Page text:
Friday, April 20, 2012

French Park

Herbert Greer French willed this 275-acre park to the city of Cincinnati in 1943.  The land once was a Native American trail. John Cleves Symmes purchased the land from the United States Congress.  Located in the park is the French House, which was built in 1805.  The home has a large outdoor terrace with beautiful flower gardens surrounding it.  The home can be rented for private events.  Near the home is a caretaker’s cottage, which is used by the Cincinnati Art Academy for teaching.

The park contains hiking trails that wind through the hilly and wooded terrain.  There are meadows and creeks in the park as well as a distant view of Cincinnati.  A playground and picnic shelter can be found here as well.

French Park
3012 Section Road, Amberley Village

Tuesday, April 17, 2012

The Phoenix

Designed by Samuel Hannaford, this Italian Renaissance building was built in 1893 as The Phoenix Club, an organization for Jewish Businessmen. The building features a white marble staircase and Tiffany glass imported from Germany. In 1911 the building was purchased by the Cincinnati Club and was used as a sports annex. A lap pool and bowling alley were installed in the basement and the second floor had a billiards room. The Cincinnati Club closed the annex in 1983 and by 1988 it was restored to its original form and opened as a restaurant. Today it is known as The Phoenix and can be booked for private events, banquets, and weddings.

The Phoenix
812 Race Street, Downtown

Tuesday, April 10, 2012

California Woods Nature Preserve

California Woods Nature Preserve contains 113 acres of forest and a 1-acre prairie area. There are over 50 different types of trees and over 200 types of plants along with a variety of wildlife in the park. Several trails run through the heavily wooded area and the prairie and Lick Run Creek runs through the park as well. The park also has a modern style nature center that was built in 1938 by Hubert M. Garriott & John W. Becker and was originally used as a pool house. It was later used as a day camp and then converted into the nature center. In the 1990’s, the pool that was once in the park was filled in and now serves as the parking lot. The preserve is a great place for hikers and animal lovers alike.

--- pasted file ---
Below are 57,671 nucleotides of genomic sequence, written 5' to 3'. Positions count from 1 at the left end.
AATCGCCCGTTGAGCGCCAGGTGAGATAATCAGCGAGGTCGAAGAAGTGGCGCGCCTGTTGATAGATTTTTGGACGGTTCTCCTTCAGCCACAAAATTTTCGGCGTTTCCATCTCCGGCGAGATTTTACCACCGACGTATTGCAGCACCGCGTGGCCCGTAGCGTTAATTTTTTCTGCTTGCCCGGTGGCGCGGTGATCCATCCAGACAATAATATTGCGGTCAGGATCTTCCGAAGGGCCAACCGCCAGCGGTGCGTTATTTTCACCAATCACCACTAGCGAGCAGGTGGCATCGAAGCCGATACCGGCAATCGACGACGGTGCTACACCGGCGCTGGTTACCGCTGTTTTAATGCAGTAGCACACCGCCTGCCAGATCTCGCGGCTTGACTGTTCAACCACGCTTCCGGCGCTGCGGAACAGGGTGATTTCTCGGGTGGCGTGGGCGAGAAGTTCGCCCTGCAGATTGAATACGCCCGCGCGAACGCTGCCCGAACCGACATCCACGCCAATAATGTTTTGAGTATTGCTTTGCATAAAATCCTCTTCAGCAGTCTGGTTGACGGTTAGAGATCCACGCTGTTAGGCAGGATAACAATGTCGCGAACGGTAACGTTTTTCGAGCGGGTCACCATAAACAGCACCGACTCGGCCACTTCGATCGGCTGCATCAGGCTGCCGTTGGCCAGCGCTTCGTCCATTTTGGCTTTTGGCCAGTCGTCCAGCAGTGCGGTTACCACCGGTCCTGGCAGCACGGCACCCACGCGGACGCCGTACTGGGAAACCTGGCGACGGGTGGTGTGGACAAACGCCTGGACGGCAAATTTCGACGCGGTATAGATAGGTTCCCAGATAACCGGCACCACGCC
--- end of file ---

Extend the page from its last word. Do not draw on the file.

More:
California Woods Nature Preserve
5400 Kellogg Avenue, California

Friday, April 6, 2012

Union Baptist Cemetery

Founded in 1864 by the Union Baptist Church, it is the oldest Baptist African-American cemetery in the city. Over 150 veterans of the United States Colored Troops are interred here as well as notable figures in Cincinnati history.


One of the most notable figures is Powhatan Beaty who served in the Black Brigade and was a Sergeant in the Union Army’s 5th Infantry Regiment during the Civil War. Beaty received the Medal of Honor for taking command of his company after the officers were either killed or injured in battle. After the war ended, Beaty was an actor and perhaps his most famous performance was at Ford’s Theater in Washington D.C. His son A. Lee Beaty went on to become an Ohio Legislator and assistant U.S. District Attorney.

The cemetery is also the burial place for Honorable George W. Hayes, a former slave and the first African-American court crier in Hamilton County. Hayes also served three terms in the Ohio General Assembly and Hayes Elementary School is named after him.

Union Baptist Cemetery is also the final resting spot for “Tiny” Bradshaw, an R&B singer known best for the song, “The Train Kept A-Rollin”, Jack Pfiester, a pitcher who played for the Pittsburgh Pirates and Chicago Cubs, and Reverend David LeRoy Nickens, the first African American licensed minister in Ohio and the first minister of the Union Baptist Church.

Union Baptist Cemetery is on the National Register of Historic Places.

Union Baptist Cemetery
4933 Cleves Warsaw Pike, West Price Hill

Tuesday, April 3, 2012

Anna Louise Inn

Cincinnati Union Bethel is an organization that has provided community services since 1830 starting as an organization providing religious services to those who worked the river. Charles Phelps Taft and his wife were strong supporters of the organization and donated the land and funding to construct the 120-room building as a residence for single women. The 5-story building designed by architects Garber & Woodward is named after Anna Louise Taft Semple, the daughter of Mr. & Mrs. Charles P. Taft and opened its doors in 1909.

The Anna Louise Inn is still operated by Cincinnati Union Bethel and still provides safe and affordable housing for single women as well as support services to help their residents become independent and self sufficient. Cincinnati Union Bethel provides childhood educational programs as well.

Anna Louise Inn
300 Lytle Street, Downtown